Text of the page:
Government tells BSNL to rework tender to keep Chinese out


(Representative image)

NEW DELHI: In what appears to be a case of retaliation against PLA’s attack on the Army, the department of telecommunications (DoT) has decided to convey to Bharat Sanchar Nigam Ltd (BSNL) that no Chinese equipment should be used by the state-run company, which is expanding into the 4G business as part of its rehabilitation plan.
The public sector company is being asked to rework its tender immediately, sources told TOI. In addition, the government is looking to impress upon private sector mobile operators to increasingly reduce their dependence on Chinese equipment.
Political and business circles saw the twin moves as a precursor to keeping Chinese vendors — led by Huawei — out of the 5G equipment business in the country, where bids have currently been postponed.
While official sources refused to confirm whether the retaliation in the economic sphere might be further escalated, they said that the attack on the Indian Army in Ladakh is sure to strengthen the misgivings in the government about letting the Chinese companies in strategic sectors because of fears that PLA has a decisive stake in some of these companies.
Huawei has for long been suspected to be an enterprise of the PLA and has not been able to shake off the worry about it being an arm of the powerful Chinese army.
For foreign players, including Chinese entities, the Indian telecom sector is seen to be very lucrative given the large base, which can be matched only across the border.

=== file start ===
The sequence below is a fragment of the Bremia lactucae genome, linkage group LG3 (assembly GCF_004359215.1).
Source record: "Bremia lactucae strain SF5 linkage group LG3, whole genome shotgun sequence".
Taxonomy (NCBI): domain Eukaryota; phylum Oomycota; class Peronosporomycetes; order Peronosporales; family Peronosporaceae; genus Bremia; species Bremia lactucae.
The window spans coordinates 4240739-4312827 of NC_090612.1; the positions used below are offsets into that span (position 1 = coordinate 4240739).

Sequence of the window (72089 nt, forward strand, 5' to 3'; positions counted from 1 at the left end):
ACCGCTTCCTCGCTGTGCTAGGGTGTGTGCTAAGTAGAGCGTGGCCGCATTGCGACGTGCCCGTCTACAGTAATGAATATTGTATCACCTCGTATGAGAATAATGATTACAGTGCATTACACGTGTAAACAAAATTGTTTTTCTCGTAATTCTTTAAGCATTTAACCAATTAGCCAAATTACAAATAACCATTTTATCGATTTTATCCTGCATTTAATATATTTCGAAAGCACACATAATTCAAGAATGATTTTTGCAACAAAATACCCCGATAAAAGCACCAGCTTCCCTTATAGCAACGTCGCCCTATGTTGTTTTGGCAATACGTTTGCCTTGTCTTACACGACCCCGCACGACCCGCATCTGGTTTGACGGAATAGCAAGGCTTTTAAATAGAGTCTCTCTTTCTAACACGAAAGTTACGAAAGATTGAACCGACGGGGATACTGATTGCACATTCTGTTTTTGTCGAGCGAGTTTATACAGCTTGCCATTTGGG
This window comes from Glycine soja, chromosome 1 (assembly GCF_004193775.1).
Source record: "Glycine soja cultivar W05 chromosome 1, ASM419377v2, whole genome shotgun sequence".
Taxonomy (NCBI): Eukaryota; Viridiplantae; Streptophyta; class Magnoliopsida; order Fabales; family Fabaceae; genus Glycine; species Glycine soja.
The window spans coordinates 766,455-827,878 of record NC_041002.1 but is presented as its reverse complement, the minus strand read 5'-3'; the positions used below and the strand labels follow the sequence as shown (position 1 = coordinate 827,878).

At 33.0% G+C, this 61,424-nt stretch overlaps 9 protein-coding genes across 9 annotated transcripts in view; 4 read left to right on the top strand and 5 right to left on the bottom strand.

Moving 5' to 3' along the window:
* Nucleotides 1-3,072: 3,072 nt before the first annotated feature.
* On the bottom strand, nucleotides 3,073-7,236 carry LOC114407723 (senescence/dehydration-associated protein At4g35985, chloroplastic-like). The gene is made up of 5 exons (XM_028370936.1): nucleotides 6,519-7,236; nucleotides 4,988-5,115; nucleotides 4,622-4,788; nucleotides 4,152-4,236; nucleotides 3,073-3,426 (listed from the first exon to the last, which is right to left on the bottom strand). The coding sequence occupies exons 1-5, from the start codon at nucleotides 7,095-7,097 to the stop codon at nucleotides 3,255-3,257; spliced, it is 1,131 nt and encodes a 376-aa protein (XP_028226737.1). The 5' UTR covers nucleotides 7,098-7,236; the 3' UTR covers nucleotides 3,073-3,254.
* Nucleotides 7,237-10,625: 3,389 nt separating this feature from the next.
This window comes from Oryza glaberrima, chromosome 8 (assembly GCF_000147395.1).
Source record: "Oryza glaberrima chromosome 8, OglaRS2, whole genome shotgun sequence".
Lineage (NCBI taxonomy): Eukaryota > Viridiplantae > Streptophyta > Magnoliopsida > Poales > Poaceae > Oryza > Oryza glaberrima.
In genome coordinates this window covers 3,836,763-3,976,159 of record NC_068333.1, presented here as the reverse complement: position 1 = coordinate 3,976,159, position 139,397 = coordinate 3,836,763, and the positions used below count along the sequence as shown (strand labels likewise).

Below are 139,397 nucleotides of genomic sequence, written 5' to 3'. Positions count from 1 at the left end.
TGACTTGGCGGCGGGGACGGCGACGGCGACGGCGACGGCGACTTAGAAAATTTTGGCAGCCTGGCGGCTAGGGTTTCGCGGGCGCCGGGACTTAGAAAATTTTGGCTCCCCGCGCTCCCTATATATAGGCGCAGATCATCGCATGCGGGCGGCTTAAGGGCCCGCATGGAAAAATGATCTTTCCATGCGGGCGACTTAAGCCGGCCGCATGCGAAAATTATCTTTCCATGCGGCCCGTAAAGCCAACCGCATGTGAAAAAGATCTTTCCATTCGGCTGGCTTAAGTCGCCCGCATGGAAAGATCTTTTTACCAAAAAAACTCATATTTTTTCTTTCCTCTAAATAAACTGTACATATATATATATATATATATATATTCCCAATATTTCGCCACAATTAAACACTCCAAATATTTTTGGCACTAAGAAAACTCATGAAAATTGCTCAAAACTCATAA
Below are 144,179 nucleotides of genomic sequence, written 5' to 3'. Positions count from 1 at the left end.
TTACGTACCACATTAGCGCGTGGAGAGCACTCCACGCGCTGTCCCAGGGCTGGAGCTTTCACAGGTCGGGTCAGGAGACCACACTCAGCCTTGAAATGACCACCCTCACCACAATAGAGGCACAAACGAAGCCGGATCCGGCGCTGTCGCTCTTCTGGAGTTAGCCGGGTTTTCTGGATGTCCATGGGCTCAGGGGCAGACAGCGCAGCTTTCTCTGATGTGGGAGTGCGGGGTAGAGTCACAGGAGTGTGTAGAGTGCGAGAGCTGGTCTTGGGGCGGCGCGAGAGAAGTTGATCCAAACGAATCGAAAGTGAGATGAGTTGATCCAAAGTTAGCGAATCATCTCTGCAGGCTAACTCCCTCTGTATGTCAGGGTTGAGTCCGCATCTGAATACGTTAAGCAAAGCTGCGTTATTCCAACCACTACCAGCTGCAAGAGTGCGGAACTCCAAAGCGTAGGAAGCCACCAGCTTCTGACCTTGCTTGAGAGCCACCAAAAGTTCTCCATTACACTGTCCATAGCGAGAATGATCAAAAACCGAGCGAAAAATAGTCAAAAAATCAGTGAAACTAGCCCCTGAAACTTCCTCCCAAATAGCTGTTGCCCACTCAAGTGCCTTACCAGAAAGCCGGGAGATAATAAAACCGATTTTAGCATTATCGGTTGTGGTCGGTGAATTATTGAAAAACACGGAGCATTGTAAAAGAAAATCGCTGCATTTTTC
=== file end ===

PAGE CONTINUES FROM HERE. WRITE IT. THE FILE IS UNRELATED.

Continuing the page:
Concerns over BSNL’s Rs 9,000-crore 4G tender had been raised a couple of months ago with the department for promotion of industry and internal trade asking the public sector player to rework the terms as it was seen to be favouring foreign players and violating the domestic procurement norms. The DoT has now added a China-specific dimension to the issue.
The review of the telecom equipment vendors comes along with checks on investments with the government banning all foreign direct investments from China via the automatic route, a decision that was triggered by sensitivities around security.
Last year, the National Security Council Secretariat had initiated a discussion around restricting access to companies and contractors from certain countries in strategic sectors and in certain parts of the country. The proposal was on the backburner for a few months but may be revived given the recent tensions.



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